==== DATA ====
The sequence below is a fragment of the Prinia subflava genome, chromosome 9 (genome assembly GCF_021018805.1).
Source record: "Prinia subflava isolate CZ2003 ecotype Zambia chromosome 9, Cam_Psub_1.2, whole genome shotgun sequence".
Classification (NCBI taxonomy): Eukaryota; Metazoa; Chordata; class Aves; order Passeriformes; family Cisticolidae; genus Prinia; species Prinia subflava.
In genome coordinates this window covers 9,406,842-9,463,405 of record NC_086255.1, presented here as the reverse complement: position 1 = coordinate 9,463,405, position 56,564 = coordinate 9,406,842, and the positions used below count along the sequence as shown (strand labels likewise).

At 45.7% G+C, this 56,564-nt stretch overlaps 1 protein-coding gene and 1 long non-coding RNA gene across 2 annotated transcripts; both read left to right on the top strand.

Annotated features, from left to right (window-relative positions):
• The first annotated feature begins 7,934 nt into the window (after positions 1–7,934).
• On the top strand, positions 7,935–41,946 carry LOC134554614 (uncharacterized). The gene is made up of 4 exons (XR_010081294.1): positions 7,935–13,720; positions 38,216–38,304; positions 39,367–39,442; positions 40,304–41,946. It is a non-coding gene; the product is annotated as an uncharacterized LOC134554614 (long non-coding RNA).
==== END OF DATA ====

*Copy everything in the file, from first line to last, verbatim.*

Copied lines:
The sequence below is a fragment of the Prinia subflava genome, chromosome 9 (genome assembly GCF_021018805.1).
Source record: "Prinia subflava isolate CZ2003 ecotype Zambia chromosome 9, Cam_Psub_1.2, whole genome shotgun sequence".
Classification (NCBI taxonomy): Eukaryota; Metazoa; Chordata; class Aves; order Passeriformes; family Cisticolidae; genus Prinia; species Prinia subflava.
In genome coordinates this window covers 9,406,842-9,463,405 of record NC_086255.1, presented here as the reverse complement: position 1 = coordinate 9,463,405, position 56,564 = coordinate 9,406,842, and the positions used below count along the sequence as shown (strand labels likewise).

At 45.7% G+C, this 56,564-nt stretch overlaps 1 protein-coding gene and 1 long non-coding RNA gene across 2 annotated transcripts; both read left to right on the top strand.

Annotated features, from left to right (window-relative positions):
• The first annotated feature begins 7,934 nt into the window (after positions 1–7,934).
• On the top strand, positions 7,935–41,946 carry LOC134554614 (uncharacterized). The gene is made up of 4 exons (XR_010081294.1): positions 7,935–13,720; positions 38,216–38,304; positions 39,367–39,442; positions 40,304–41,946. It is a non-coding gene; the product is annotated as an uncharacterized LOC134554614 (long non-coding RNA).